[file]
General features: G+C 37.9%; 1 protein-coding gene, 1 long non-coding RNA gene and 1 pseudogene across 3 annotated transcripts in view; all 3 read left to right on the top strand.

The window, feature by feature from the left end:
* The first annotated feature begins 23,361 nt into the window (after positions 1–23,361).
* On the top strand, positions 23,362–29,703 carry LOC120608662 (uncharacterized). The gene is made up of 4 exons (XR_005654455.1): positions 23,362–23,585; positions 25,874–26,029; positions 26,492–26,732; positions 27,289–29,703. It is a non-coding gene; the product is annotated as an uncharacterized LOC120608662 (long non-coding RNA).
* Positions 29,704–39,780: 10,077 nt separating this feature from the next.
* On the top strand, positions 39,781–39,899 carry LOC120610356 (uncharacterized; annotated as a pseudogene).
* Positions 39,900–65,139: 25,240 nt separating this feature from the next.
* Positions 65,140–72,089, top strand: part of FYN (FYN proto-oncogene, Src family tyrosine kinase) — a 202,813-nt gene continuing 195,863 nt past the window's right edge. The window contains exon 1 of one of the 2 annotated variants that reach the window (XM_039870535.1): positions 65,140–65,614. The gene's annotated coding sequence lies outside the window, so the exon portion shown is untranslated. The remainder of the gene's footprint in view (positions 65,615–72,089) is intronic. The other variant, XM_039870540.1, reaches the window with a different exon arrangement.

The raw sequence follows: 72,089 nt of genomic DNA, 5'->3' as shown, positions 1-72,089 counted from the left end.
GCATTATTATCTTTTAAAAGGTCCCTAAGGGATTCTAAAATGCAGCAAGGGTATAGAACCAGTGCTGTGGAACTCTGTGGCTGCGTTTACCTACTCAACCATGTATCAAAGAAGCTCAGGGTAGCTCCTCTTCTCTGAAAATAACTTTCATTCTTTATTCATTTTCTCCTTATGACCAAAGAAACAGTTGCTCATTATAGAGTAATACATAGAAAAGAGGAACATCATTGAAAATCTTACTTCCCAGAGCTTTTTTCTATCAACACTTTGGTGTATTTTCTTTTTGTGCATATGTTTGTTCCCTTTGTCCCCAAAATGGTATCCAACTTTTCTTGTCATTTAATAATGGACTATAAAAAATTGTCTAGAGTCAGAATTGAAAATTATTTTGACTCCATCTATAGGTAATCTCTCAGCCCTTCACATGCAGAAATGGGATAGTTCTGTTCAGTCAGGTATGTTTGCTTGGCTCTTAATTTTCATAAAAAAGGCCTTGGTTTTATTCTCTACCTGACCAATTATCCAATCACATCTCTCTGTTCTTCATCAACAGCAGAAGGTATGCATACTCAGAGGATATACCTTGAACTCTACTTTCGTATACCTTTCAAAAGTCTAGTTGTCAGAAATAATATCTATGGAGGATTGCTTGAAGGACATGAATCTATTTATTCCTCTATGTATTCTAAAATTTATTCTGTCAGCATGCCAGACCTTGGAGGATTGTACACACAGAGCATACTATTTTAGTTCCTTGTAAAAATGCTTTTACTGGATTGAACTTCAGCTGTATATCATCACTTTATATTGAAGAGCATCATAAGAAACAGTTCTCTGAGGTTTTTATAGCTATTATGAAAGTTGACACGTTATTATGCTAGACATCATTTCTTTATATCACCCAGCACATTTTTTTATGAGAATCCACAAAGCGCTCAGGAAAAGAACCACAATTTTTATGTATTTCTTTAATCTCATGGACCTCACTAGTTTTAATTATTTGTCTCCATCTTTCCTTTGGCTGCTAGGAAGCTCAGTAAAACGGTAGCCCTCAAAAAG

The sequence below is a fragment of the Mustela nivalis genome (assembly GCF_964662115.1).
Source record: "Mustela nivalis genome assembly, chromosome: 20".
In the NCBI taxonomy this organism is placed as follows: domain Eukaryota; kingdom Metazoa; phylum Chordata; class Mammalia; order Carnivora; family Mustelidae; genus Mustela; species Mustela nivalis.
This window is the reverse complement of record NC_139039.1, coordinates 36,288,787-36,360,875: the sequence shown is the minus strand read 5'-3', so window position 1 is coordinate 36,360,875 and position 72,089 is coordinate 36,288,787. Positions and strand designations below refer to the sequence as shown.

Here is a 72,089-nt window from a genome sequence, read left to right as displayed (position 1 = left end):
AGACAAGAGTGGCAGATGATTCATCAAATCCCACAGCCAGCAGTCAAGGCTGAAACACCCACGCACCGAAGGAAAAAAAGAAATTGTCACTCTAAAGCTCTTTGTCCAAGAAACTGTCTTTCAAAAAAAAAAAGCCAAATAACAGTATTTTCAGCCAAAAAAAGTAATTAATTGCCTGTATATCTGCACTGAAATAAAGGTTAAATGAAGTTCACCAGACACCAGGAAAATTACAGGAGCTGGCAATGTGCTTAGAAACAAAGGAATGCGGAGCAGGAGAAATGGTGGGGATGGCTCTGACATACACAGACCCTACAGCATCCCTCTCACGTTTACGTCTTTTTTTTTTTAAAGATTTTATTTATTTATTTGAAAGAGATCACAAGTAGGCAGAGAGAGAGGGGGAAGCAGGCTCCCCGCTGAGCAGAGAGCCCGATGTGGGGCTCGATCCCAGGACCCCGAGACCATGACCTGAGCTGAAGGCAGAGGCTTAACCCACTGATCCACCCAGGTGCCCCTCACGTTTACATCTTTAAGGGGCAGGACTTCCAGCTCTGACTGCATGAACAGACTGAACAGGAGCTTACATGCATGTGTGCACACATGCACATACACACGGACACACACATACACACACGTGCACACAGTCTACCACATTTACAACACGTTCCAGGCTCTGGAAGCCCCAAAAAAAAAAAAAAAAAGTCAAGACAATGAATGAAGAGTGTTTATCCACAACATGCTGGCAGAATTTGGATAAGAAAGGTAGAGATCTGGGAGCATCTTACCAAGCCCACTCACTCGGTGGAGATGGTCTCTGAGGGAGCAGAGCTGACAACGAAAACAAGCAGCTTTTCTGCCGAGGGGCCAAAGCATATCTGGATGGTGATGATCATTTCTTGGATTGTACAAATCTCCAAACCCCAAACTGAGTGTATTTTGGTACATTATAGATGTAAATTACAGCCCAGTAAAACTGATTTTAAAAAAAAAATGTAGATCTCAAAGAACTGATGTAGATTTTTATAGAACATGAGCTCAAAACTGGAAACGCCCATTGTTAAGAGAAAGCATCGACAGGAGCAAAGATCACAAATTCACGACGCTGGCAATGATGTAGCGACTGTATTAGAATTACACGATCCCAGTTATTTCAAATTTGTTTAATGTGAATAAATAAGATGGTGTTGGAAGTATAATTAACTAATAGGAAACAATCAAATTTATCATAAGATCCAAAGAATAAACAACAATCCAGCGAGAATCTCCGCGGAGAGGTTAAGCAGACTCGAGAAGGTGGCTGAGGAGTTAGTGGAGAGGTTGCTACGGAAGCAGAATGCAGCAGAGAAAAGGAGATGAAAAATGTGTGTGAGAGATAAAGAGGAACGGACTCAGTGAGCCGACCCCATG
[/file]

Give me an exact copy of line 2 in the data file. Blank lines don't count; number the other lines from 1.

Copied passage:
The window, feature by feature from the left end: